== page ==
I then configured my courier-imap daemon to use this cert. *BEFORE* I
imported my new CA cert into Thunderbird, I tried to fetch my mail.
T-Bird, of course, complained about a cert that it couldn't verify.
When I click on "Examine Certificate..." the dialog box tells me that
it can't verify it because it doesn't know who issued it.

THEN... I imported the cacert.pem into T-Bird's "Authorities" section
and I click all three boxes "This certificate can identify websites",
"...identify mail users", and "...identify software makers". Then, I
try to fetch my mail again and T-Bird complains that it can't verify
the cert. I click on "Examine Certificate..." and THIS time, it says
""Could not verify this certificate for unknown reasons".
Hmm I would have expected a better error code here. Things that could be wrong when verifying a certificates:

1) The steps you took in thunderbird to trust the certificate, trusts the certificate as a CA (not an SSL 'peer' certificate). That means if you used that certificate itself as the cert for your imap daemon, then Thunderbird wouldn't necessarily trust it as an SSL peer. You need to issue a new certificate subordinate of your CA certificate as your SSL certificate (like you suggested you wanted to do in the first paragraph).

2) Your SSL cert doesn't have a CN or Subject AltName which matches the name of your imap host. In this case I would have expected a name mismatch error.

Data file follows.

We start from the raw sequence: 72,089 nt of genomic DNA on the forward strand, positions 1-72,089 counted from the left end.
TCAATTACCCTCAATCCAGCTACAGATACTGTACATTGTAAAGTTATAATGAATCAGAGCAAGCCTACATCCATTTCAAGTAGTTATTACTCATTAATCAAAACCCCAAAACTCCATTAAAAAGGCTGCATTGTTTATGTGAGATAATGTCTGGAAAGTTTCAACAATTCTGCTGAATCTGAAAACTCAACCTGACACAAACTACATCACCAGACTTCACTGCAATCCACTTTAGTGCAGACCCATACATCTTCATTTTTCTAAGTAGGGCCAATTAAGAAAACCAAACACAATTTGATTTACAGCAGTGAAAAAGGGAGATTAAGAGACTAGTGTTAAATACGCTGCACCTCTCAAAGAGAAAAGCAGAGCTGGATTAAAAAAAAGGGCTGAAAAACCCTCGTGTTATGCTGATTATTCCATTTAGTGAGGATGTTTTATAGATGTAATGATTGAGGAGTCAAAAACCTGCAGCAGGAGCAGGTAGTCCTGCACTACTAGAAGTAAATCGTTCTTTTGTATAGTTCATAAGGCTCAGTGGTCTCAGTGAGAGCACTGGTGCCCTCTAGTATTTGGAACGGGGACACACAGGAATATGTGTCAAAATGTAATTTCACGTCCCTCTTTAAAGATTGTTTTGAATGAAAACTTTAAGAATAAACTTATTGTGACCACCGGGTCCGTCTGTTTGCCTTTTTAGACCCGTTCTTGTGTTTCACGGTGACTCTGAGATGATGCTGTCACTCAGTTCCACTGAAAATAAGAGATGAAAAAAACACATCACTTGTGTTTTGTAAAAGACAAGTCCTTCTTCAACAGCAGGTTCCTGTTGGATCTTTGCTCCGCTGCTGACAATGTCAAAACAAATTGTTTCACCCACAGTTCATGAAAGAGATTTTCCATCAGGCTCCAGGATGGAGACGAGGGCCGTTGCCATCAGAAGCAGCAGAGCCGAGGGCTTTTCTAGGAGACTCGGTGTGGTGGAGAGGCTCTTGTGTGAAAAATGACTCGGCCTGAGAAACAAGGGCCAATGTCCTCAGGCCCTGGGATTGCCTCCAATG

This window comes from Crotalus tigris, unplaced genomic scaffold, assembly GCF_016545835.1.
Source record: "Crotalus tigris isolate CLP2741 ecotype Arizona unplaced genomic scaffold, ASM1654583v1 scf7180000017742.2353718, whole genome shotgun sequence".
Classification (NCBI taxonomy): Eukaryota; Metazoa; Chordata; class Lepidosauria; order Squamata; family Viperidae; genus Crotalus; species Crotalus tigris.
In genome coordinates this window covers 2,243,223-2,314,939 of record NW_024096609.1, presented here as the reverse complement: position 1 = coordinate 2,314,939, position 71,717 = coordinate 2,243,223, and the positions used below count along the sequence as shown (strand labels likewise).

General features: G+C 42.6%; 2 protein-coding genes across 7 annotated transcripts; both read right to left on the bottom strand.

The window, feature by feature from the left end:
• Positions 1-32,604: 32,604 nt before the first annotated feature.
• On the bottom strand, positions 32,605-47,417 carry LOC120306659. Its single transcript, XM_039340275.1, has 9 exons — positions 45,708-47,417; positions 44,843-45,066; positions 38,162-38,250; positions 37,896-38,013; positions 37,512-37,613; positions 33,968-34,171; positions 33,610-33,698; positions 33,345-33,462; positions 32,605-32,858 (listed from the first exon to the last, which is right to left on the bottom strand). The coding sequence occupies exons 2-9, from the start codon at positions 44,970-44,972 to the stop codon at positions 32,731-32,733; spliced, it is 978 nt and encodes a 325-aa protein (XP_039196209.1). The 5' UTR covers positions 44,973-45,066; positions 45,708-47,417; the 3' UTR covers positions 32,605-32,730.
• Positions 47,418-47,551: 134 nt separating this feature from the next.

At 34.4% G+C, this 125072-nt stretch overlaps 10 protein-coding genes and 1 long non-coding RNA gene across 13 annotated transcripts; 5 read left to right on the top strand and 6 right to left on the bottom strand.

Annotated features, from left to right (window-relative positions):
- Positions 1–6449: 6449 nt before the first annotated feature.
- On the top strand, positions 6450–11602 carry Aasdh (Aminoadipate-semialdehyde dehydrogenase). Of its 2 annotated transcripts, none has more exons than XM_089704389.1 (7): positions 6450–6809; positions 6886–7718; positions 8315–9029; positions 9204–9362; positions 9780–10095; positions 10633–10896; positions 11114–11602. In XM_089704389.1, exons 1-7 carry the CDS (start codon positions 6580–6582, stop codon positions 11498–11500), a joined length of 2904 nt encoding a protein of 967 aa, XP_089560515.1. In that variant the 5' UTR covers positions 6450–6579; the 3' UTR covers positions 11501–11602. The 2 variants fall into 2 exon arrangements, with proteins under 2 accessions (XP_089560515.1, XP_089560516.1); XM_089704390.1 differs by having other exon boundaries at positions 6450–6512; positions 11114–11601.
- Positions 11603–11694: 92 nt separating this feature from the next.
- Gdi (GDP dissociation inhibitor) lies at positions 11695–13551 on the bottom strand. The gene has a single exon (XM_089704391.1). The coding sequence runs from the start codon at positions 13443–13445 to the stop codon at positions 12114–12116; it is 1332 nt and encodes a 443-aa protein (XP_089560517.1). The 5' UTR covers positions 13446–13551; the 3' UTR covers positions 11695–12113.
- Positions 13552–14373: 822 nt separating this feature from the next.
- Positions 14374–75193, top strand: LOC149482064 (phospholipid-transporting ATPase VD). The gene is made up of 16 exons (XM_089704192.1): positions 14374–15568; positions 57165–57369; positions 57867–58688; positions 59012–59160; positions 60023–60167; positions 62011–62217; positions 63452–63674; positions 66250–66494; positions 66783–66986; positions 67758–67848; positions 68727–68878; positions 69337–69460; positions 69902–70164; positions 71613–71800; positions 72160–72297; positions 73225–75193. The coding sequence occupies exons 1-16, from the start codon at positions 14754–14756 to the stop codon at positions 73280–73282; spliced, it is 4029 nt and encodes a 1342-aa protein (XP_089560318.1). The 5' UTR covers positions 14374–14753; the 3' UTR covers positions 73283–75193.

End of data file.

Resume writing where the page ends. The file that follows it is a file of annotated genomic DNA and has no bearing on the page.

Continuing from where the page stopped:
3) Your SSL or CA cert is not valid at this time (either before the 'before date' or after the 'after data'). This could happen because of clock skew between your server and client. In this case I would and expected an error about the cert 'not being valid yet, or the cert being expired'.

4) Your SSL cert has usage extensions which do not include SSL.

5) Your SSL cert has an invalid serial number (most common case, your serial number in your SSL cert is the same for the serial number in your CA). This is an extremely common error when using the openSSL suite to generate certificates as the suite does not generate random serial number, but default to a serial number of '1'. You should never generate a certificate which has the same issuer and serial number as another existing certificate.


I can only guess that either the CAcert or the cert I signed with it
isn't exactly how its supposed to look... but I'm at a loss as to how
to find out what the problem is.

Any ideas?

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